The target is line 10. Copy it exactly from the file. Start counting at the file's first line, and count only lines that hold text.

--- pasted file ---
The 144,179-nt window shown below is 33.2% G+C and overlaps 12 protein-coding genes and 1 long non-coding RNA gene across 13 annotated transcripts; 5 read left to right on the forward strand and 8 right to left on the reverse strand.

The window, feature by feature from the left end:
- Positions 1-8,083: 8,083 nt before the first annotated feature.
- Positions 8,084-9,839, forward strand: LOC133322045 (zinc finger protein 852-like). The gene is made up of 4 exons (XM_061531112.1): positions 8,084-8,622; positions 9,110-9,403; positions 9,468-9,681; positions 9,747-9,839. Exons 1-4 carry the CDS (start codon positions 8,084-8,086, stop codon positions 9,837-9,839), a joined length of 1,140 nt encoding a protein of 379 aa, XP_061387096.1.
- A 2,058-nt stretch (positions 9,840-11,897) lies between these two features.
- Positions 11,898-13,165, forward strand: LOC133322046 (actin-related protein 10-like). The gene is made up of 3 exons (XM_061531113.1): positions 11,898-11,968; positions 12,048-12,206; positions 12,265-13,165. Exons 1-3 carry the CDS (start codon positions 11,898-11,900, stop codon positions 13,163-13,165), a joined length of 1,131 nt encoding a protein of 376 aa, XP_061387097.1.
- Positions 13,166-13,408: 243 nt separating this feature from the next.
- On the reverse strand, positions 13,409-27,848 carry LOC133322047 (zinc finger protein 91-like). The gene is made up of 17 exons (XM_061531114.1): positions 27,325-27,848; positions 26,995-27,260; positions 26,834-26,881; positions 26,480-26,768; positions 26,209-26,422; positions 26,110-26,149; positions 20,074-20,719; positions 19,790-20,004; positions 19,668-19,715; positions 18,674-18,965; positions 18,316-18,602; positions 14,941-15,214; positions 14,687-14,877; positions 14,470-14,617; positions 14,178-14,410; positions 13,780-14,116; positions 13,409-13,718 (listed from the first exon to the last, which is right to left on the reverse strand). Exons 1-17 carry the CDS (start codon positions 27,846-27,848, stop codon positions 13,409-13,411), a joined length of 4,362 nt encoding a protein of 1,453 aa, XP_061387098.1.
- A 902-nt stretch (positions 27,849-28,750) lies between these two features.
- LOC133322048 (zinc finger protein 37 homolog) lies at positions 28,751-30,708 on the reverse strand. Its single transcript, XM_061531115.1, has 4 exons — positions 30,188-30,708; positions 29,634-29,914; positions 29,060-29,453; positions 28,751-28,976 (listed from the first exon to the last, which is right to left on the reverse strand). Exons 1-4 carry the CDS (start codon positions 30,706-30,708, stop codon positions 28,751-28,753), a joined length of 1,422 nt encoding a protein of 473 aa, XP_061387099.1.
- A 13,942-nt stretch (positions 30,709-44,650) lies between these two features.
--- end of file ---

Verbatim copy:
- LOC133322048 (zinc finger protein 37 homolog) lies at positions 28,751-30,708 on the reverse strand. Its single transcript, XM_061531115.1, has 4 exons — positions 30,188-30,708; positions 29,634-29,914; positions 29,060-29,453; positions 28,751-28,976 (listed from the first exon to the last, which is right to left on the reverse strand). Exons 1-4 carry the CDS (start codon positions 30,706-30,708, stop codon positions 28,751-28,753), a joined length of 1,422 nt encoding a protein of 473 aa, XP_061387099.1.